(Title Image: JJ Ellison under Creative Commons Licence BY-SA-3.0)
Benefits in Wales: Options for better delivery (pdf)
Published: 24h October 2019
“Whilst recommending that the Welsh Government explore opportunities to devolve more control of benefits to Wales, our recommendations emphasise what can be done now, within the current settlement, and in the longer term. We believe they set out a clear framework for positive change, which will reduce poverty and inequality at an individual and household level, improve well-being and the economy at a community and national level.”
– Committee Chair, John Griffiths AM (Lab, Newport East)
1. The benefits system is complex and fragmented
The report says there are over 50 benefits and credits available to people, with the majority delivered by the UK’s Department of Work & Pensions (DWP) and HMRC. Some benefits are being phased-out and amalgamated into Universal Credit.
Also, there are four benefits administered at a Welsh level (by local authorities and the Welsh Government): housing benefit, council tax reductions (formerly council tax benefit), discretionary housing payments and the discretionary assistance fund – in addition to universal support like free prescriptions etc. When Council Tax Benefit was devolved in 2012, the UK Government cut/”top-sliced” funding by 10%, forcing the Welsh Government to make up a £22million shortfall.
While nearly all benefits remain non-devolved to Wales, it’s a different matter in Scotland and Northern Ireland.
In 2016, the Scottish Parliament became responsible for the administration of around £3billion worth of benefits relating to disability, carers, cold weather, funeral expenses, food and maternity expenses. The Scottish Parliament can also introduce new benefits (except pensions), top-up existing benefits or make changes to the housing element of Universal Credit. The Scottish Government are already embarking on a radical programme of benefit changes being rolled out by 2024 (listed in the report itself).
In Northern Ireland, powers over welfare have been fully devolved since 1920 though in practice the Northern Irish Assembly has mirrored whatever the UK Government does with some tweaking of how some benefits are administered.
2. Devolving benefits could (but not necessarily would) lead to a “more compassionate” system
The Committee examined arguments for and against devolution of the administrative side of the welfare system.
Arguments in favour include the possibility to reform of administrative processes to ensure people – particularly the disabled – are treated with respect and dignity that doesn’t exist at the moment. There was also the potential to learn from Scotland and fully involve people with lived experiences of receiving benefits in the design and delivery of them. The Bevan Foundation argued that it would align better with devolved responsibilities.
The main argument against was breaking up a so-called “social union” with the rest of the UK which means no nation is disadvantaged to any other and everyone has equal access to the same welfare system. The Welsh Government previously supported this argument but seems to be changing its mind – albeit cautiously concerning unpredictable welfare benefits which change with unemployment (i.e. Job-Seekers Allowance, which is being phased out anyway). There were also concerns that demographic shifts would put additional pressure on Welsh Government budgets if welfare administration were devolved.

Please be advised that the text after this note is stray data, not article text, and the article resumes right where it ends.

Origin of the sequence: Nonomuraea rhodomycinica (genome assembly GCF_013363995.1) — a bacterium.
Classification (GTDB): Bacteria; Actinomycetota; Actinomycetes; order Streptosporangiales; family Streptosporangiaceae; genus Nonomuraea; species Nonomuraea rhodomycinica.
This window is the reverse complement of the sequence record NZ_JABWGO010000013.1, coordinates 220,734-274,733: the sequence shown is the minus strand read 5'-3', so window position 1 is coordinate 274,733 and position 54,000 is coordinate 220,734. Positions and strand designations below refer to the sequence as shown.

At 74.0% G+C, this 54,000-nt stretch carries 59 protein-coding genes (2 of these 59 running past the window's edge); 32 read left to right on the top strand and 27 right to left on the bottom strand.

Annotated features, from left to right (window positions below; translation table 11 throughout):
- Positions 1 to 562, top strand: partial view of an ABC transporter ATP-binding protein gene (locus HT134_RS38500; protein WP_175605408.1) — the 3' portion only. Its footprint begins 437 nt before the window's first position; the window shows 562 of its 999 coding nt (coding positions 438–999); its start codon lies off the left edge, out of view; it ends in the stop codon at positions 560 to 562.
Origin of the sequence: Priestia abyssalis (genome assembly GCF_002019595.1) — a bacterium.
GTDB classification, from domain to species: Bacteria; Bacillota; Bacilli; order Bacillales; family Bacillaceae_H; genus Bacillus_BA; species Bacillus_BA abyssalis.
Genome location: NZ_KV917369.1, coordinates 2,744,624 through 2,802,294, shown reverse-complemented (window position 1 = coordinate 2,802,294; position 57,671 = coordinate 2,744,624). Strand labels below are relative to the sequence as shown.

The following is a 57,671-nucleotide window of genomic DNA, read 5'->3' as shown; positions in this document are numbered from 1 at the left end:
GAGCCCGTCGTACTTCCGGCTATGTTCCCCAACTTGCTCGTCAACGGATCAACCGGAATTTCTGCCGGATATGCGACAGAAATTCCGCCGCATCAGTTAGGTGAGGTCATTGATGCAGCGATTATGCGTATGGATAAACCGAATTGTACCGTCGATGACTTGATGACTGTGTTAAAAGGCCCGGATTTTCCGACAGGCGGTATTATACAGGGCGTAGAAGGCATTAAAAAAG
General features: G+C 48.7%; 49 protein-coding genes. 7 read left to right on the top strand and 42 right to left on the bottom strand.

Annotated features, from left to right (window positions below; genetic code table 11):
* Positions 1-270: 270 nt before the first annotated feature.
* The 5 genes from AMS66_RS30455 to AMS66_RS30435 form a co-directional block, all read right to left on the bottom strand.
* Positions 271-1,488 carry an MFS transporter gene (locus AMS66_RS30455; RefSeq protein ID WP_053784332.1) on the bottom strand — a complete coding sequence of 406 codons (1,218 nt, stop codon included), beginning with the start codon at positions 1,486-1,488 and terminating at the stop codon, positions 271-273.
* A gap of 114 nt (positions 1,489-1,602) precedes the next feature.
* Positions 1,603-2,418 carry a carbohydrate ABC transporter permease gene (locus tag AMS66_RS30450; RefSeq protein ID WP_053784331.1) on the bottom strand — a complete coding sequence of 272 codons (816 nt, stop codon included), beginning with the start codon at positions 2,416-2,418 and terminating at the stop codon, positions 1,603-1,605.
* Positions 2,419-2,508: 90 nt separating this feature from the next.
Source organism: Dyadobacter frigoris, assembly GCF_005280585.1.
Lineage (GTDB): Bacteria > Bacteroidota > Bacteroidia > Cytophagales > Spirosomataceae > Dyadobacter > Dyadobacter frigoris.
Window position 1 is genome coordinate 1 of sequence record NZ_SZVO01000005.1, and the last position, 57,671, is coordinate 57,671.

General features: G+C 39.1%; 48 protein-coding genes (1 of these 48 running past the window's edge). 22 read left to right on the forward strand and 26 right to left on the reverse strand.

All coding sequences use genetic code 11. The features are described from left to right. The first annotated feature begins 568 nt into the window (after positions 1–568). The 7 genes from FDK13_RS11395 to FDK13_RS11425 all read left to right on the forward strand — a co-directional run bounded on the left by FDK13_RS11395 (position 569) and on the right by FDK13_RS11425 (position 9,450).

3. The currently “Welsh safety net” should form part of a coherent Welsh benefits system
As mentioned, there are some cash and non-cash benefits administered in Wales already. The Committee believes that all means-tested benefits in Wales should form part of a devolved benefits system, underpinned by a set of principles respecting dignity, reducing poverty and delivering value for money based on evidence of need.
Some of the proposed changes within the current devolution settlement include:
- Making discretionary assistance funding available to people experiencing hardship during the five-week wait for the first Universal Credit payments.
- Increasing take-up of existing benefits like Pension Credit (contrary to popular opinion, benefits are significantly under-claimed in Wales).
- Giving Wales a stronger voice in UK-level social security policy.
- DWP staff should be trained on the impact of poverty and instances where employment may not be a realistic first option for some benefit claimants.
- Increasing the net household earnings threshold for free school meals to £14,000 (it was set at £7,400 in April this year).
- Recognising care provided by people who are not parents of a child being cared for (kinship care).
4. Some welfare administration powers should be devolved
The Committee explored the options for administrative devolution of welfare, including:
- Payment flexibilities for Universal Credit so people can choose more frequent payments, direct payments to landlords or split payments between couples.
- Keep housing benefit separate from Universal Credit for specific groups of people and also undertake work to eventually set the housing element of Universal Credit and fully devolved discretionary housing payments.
- Devolution of disability and sickness assessments as well as sanctions systems.
- Powers to create new welfare benefits or to top-up existing benefits (as in Scotland).
- Devolution of certain specific/circumstantial payments including winter and cold weather payments, attendance allowance, maternity expenses and funeral expenses.